Professional football clubs and their players - past and present - may face bankruptcy over the non-payment of taxes, which could total up to £100m.
A legal test case, scheduled for the Supreme Court in March, will see Scottish Premiership club Rangers and HM Revenue and Customs lock horns on March 15.
Victory for HMRC is expected to prompt a wave of aggressive tax demands to professional football clubs across the UK, while rugby union and rugby league clubs may also be affected.
The case centres on the use of Employee Benefit Trusts (EBTs), which the Revenue suggests have allowed clubs and players to avoid paying tax on wages, dating as far back as 1999.
If HMRC win the case they will demand income tax, PAYE and National Insurance payments, plus interest - and demands are expected to reach close to £100m.
There is no upper limit on the sums sought by HMRC; clubs could be hit with Accelerated Payment Notices (APNs) immediately and would have 90 days to either contest the demands or pay up.
The scale of the crisis is difficult to judge as the use of EBTs is often not made public.
Andy Wood, a tax expert and director at Enterprise Tax Consultants has told Sky Sports News HQ that EBTs were widely used, with some players receiving as much as 50 per cent of their wages via the schemes.
He said: "EBTs were a staple diet in professional football for more than a decade; in particular between 1999 and 2010.
"The vast majority of Premier League clubs, plus more than half of clubs in the Championship, were using EBTs to help pay their players. Most of those loans are still outstanding."
Some of football's leading clubs have already paid HMRC officials in order to avoid being hit with large income tax demands, and several clubs are understood to have reached private settlements with HMRC in recent months due to concerns about its investigations into EBTs.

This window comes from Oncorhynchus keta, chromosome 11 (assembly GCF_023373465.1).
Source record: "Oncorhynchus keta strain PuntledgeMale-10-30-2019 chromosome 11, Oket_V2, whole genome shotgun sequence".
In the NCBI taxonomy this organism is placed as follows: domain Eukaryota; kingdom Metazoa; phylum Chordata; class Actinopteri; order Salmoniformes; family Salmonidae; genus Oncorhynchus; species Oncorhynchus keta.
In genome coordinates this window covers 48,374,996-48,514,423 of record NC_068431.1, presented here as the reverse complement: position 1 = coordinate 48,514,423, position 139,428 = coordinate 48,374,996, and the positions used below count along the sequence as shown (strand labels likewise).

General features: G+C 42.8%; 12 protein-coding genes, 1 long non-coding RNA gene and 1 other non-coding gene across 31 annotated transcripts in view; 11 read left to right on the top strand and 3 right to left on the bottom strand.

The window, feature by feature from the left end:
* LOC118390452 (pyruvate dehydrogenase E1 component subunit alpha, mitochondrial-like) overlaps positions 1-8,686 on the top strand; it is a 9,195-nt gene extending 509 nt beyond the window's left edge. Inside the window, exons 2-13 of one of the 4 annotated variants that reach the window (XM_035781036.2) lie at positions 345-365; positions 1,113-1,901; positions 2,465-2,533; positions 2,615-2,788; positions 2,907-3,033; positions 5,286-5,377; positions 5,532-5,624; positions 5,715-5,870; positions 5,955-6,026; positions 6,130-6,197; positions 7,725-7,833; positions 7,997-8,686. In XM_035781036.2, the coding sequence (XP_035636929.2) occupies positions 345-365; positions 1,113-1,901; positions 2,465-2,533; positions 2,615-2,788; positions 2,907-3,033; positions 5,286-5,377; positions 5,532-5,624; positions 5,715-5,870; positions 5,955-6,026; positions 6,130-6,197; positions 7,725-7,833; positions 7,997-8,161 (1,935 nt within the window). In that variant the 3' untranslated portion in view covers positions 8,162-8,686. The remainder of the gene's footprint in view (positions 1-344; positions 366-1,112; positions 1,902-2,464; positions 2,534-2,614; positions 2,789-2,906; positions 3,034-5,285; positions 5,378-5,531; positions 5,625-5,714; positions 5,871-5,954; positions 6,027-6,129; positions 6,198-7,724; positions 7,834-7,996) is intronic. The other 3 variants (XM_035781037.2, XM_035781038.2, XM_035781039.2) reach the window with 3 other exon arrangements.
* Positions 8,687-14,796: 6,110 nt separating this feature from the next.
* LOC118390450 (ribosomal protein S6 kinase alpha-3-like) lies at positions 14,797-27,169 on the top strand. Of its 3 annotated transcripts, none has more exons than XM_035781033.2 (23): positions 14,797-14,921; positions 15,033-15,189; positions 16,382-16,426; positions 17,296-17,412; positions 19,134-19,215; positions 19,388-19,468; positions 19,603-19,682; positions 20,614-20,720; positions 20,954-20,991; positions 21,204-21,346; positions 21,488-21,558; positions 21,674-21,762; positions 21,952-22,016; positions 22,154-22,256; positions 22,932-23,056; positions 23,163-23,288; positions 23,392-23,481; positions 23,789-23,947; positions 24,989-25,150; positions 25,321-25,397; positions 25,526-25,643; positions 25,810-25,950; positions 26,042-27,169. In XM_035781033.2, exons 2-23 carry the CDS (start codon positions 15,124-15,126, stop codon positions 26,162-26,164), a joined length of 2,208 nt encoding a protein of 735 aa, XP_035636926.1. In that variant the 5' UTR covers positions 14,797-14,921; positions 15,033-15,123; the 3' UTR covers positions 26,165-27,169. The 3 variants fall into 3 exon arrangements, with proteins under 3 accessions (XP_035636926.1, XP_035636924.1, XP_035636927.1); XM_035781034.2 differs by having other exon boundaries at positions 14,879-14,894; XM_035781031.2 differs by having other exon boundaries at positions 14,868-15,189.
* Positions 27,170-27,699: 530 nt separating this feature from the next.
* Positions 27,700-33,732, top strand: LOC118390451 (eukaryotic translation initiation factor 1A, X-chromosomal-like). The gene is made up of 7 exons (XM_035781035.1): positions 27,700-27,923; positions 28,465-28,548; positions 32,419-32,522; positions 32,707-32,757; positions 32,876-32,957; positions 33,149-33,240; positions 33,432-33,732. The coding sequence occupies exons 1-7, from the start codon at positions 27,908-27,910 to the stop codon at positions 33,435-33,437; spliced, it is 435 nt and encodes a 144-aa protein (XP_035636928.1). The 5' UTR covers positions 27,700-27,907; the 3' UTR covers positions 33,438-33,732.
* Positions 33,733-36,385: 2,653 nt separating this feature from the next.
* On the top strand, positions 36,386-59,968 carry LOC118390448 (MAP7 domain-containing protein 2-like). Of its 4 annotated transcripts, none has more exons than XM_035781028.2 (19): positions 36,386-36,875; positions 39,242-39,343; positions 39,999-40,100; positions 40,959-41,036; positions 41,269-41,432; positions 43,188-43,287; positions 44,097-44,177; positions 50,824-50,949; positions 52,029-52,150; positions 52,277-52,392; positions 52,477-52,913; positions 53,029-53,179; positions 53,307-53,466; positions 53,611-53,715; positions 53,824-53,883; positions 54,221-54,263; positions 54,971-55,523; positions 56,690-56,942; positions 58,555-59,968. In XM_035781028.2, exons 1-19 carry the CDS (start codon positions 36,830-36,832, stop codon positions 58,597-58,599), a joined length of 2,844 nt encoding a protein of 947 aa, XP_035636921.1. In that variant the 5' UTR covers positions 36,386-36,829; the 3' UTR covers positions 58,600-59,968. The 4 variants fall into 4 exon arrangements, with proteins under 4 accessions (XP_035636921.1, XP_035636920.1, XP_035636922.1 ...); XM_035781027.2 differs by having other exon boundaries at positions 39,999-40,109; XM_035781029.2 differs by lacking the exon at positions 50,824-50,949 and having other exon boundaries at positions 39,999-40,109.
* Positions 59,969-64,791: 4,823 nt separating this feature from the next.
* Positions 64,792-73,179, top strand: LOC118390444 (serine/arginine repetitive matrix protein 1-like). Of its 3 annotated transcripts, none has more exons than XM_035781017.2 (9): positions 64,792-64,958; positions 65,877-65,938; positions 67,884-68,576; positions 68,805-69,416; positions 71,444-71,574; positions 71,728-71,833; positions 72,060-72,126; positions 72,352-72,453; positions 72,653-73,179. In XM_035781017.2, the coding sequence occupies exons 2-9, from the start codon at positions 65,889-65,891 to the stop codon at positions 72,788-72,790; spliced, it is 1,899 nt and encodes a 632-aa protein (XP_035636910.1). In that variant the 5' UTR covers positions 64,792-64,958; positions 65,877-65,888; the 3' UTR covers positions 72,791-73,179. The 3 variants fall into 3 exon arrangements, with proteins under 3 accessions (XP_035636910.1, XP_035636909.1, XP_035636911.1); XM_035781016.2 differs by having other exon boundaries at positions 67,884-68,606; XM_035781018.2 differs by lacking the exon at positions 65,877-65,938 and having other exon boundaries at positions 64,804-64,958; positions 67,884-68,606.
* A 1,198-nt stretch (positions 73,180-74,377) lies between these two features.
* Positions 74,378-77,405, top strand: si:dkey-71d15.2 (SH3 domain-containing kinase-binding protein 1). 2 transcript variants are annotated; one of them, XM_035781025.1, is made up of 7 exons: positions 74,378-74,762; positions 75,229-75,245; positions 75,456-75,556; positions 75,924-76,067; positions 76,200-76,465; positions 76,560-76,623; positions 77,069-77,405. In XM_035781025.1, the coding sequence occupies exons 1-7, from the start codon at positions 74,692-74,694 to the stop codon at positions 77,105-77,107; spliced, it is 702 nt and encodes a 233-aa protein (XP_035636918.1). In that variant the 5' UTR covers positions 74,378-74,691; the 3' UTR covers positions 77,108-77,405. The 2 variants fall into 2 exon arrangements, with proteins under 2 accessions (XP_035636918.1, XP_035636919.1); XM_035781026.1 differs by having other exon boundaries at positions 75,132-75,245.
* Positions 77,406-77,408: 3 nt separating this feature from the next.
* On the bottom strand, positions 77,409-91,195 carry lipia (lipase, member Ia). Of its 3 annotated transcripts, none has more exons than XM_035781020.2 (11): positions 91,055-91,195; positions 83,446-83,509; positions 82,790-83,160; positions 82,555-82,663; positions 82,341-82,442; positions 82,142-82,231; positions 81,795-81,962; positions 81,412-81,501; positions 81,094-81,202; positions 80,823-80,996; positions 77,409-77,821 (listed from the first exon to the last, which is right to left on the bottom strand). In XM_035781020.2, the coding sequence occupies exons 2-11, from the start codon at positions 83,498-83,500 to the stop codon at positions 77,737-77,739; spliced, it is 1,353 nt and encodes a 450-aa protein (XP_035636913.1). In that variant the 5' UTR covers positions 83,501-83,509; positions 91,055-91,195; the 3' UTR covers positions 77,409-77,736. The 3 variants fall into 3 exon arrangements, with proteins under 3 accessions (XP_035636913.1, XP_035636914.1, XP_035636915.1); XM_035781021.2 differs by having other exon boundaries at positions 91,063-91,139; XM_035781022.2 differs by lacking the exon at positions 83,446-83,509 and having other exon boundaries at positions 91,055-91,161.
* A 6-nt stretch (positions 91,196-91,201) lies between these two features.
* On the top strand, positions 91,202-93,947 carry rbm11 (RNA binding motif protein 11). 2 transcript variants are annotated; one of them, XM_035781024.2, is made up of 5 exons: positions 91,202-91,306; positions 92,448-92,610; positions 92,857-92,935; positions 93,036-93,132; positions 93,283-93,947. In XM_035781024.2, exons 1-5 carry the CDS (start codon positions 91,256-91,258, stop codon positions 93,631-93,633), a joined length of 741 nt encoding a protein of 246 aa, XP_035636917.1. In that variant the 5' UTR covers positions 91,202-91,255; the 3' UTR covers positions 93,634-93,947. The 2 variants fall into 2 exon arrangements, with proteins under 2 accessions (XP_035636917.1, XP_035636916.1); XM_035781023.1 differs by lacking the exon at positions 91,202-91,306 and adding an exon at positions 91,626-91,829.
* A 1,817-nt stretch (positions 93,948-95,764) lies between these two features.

Wood has been involved in helping one club reach a six-figure agreement with HMRC in relation to the affairs of one senior official and was aware of "five or six" other such deals being struck.
Other Premier League clubs are understood to have recently received hefty tax demands after disclosing their own use of EBTs between 1999 and the present day.
If HMRC lose the Supreme Court battle in March, however, it is understood the clubs will escape further investigation, with attentions turning instead to the players themselves.
This is likely to cause exaggerated problems for retired players who benefited from EBTs but are no longer able to generate funds needed to pay.
Wood added that HMRC's pursuit of what it regarded as the abuse of EBTs could see some of football's biggest names facing bankruptcy as a result of big tax demands.
He said: "Although most of the immediate financial burden rests with clubs which have put these schemes in place, players who have taken loans from the trusts may not be spared, as an imminent change in the law would require them to pay tax on monies not repaid by 2019.
"Being asked to stump up large sums may come as a shock for players, especially those in retirement who do not have the earning capacity which they once might have had. Some might even be forced into bankruptcy if they can't meet those demands.
"I have been in discussions with a number of football, rugby union and rugby league clubs regarding their remuneration schemes. They are now all too aware about how the process entails keeping both star players and the taxman happy."
An HMRC spokesperson has told Sky Sports News HQ: "HMRC does not do deals and we don't settle for less tax from EBTs than we could get from going to court.
"HMRC is committed to delivering a level playing field for all taxpayers, ensuring those who have used these schemes don't derive any long term advantage over those who play by the rules."